Once again, New York judges are crying about their paltry $136,000 annual salary, decrying how they are being punished by New York State legislators. Considering gas is now $3.40 a gallon, the rest of us should be so lucky to have the judge's' predicament.
In reading the article below, the audacity of Judith Kaye and others is astounding. Working families in this state are getting pinched at every corner, and Kaye is acting as if judicial pay increases are the most important issue facing the state. Outrageous!!!!
Maybe judges deserve raises and maybe they don't. But given the current fiscal climate in this state, is now the time to be crying? And you can bet we're not talking about two or three percent raises the rest of us are lucky to get. I bet we're talking 20 and 30 percent pay increases.
Kaye gives us the old saw about first year lawyers at big firms making more than judges. Here's my suggestion: Tell your whinny, lazy, work three half-days a week, unaccountable, stuffy compatriots that they knew what the job paid when they ran for it and if they don't like it...gasp....leave the bench to work for the private sector. Of course, the fact that they would actually have to work hard and produce results probably dissuades most of them.
Kaye presses for judicial pay hike
Chief judge says she'll sue if the state's judges don't get first raise in nearly a decade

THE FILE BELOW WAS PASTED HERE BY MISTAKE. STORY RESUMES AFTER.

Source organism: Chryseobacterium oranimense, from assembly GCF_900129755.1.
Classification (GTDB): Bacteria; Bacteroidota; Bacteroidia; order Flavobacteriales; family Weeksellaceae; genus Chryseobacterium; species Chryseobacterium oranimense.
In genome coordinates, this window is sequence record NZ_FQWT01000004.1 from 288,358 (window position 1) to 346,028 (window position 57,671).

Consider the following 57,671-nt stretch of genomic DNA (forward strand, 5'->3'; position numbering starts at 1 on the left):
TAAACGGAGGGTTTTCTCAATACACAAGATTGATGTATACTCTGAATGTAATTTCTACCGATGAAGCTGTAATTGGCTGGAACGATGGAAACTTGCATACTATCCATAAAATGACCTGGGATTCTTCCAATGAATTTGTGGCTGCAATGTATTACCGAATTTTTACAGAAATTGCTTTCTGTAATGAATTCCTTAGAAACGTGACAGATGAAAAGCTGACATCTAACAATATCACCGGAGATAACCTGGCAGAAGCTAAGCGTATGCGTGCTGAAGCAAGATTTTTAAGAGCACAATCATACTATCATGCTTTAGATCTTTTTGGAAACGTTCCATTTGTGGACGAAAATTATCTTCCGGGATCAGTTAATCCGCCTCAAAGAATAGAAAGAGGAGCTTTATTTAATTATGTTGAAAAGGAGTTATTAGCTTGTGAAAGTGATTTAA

By ROBERT GAVIN, Staff writer
First published: Tuesday, April 1, 2008
ALBANY -- Calling it a "shameful" embarrassment, Chief Judge Judith Kaye threatened to sue state leaders Monday if New York's judges don't get pay raises for the first time since 1999. "We have achieved a record -- and it's a shameful, disgraceful record," Kaye, the state's top-ranked judge, told an estimated crowd of 125 at the New York State Bar Association. "Never again should the judges have to endure this."
Kaye, chief of the state Court of Appeals, said first-year associates at large law firms make more money than do seasoned judges. She said New York ranks near the national bottom in judicial compensation. Meanwhile, she noted that federal judges, who make considerably more than their state counterparts, consider their own situation a "crisis."
State Supreme Court judges earn $136,700-a-year, while those at the federal level make $169,200, supporters of Kaye's cause said.
Kaye questioned why state lawmakers have consistently tied judicial pay raises to their own salary hikes, effectively holding the proposal "trapped in Albany politics."
"The legislative pay raises are none of my business," Kaye said. "Let them figure that out for themselves."
Kaye expressed exasperation with state lawmakers constantly telling her they support her cause, only to do nothing. There are proposals in both houses of the legislature to increase jurists' pay, but lawmakers haven't reached an agreement.
Bernard Nussbaum, a lawyer working at zero cost on Kaye's behalf, said he's prepared to argue a lawsuit -- and place Gov. David Paterson, Assembly Speaker Sheldon Silver and Senate Majority Joseph L. Bruno all on the witness stand.
"Let them explain this hostage-taking," he said.